Specific embodiments of the disclosure will be further described below in combination with the accompanying drawings. It should be noted that the description of the embodiments is used to help understand the disclosure, but does not constitute a limitation to the disclosure. Further, the technical features involved in the various embodiments of the disclosure described below may be combined with each other as long as they do not conflict with each other.

As shown in FIG. 1, the disclosure provides a space launch system through electromagnetic pushing, comprising an energy storage subsystem 1, an energy conversion subsystem 2, a linear motor subsystem 3 and a control maintenance subsystem 4, between which an energy flow and an information flow are mainly present in the relationship. The energy flow is as follows: before each launch, a power supply system supplies electric energy to an energy storage subsystem 1, and the energy storage subsystem 1 stores the electric energy, during the launch, the energy storage subsystem 1 supplies the electric energy to an energy conversion subsystem 2, and the energy conversion subsystem 2 modulates the electric energy and supplies the modulated electric energy to a linear motor subsystem 3. The information flow is as follows: a control maintenance subsystem 4 is connected to the other three major subsystems through redundant distributed industrial Ethernet, so that devices for the energy flow are controlled to run according to predetermined programs, and the health status of the other three major subsystems and the control maintenance subsystem itself can be diagnosed in real time. The functions of the subsystems are as follows:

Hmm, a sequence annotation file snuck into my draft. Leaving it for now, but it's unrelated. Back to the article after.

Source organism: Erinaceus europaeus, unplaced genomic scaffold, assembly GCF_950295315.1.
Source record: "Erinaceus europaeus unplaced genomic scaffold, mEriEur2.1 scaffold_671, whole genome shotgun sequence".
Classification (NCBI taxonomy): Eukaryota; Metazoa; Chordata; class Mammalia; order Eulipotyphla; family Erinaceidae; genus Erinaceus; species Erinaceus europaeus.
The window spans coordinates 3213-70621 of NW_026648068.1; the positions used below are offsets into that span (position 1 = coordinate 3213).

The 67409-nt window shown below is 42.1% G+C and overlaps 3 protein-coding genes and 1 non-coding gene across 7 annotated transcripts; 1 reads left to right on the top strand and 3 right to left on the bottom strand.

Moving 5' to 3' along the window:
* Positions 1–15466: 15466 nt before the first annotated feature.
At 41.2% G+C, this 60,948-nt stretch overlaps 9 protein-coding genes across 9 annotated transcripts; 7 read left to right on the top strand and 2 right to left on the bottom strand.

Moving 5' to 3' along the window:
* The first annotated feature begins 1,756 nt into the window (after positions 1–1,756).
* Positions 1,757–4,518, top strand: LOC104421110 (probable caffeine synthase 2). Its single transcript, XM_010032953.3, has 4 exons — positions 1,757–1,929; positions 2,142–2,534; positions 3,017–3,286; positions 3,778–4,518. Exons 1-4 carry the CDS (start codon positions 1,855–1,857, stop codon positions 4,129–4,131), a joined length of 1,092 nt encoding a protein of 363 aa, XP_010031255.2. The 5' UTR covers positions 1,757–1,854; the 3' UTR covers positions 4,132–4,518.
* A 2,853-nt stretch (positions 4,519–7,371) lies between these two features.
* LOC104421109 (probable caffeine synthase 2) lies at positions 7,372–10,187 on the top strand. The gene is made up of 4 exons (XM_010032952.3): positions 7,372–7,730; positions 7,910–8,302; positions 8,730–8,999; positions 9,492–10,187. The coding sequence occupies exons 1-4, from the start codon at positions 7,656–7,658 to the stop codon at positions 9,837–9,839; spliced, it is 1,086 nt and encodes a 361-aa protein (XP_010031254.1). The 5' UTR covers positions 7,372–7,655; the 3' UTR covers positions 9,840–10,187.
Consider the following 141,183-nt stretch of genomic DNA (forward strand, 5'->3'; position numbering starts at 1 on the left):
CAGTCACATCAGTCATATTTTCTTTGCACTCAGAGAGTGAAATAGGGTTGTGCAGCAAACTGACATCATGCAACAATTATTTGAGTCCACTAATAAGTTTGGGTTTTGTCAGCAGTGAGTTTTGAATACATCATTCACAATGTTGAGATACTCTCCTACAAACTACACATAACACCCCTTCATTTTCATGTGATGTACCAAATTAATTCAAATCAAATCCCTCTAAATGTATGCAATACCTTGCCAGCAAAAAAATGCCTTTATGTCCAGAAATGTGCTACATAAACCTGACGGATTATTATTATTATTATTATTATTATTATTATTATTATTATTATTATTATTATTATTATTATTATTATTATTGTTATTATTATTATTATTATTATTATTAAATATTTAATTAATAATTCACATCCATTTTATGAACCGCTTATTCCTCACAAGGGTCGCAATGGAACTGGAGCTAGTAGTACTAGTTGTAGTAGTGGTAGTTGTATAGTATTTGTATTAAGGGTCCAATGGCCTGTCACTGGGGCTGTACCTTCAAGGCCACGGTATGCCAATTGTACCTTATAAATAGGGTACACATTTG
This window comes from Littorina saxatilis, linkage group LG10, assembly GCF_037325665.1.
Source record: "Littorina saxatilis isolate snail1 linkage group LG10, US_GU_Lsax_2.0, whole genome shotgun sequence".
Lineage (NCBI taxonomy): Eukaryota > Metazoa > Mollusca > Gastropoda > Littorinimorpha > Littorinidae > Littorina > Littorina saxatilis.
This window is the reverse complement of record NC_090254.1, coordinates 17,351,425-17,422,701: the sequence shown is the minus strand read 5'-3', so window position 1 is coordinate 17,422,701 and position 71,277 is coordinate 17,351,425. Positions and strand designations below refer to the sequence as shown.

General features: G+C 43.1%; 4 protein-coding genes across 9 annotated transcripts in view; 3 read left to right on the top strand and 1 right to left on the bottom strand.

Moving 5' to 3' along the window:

The energy storage subsystem 1 is configured to absorb energy from the power supply system and store the energy for a long time during the interval of rocket propulsion according to a control instruction, and also configured to deliver the stored energy to the energy conversion subsystem 2 according to a received control instruction during rocket propulsion.

The energy conversion subsystem 2 is configured to convert the energy delivered by the energy storage subsystem 1 into required frequency-modulated voltage-modulated AC electric energy and output the AC electric energy to the linear motor subsystem 3 according to a control instruction.

The linear motor subsystem 3 is configured to receive the AC electric energy output by the energy conversion subsystem 2 and generate an electromagnetic force that pushes the rocket to be accelerated to a set speed within a certain distance according to a control instruction.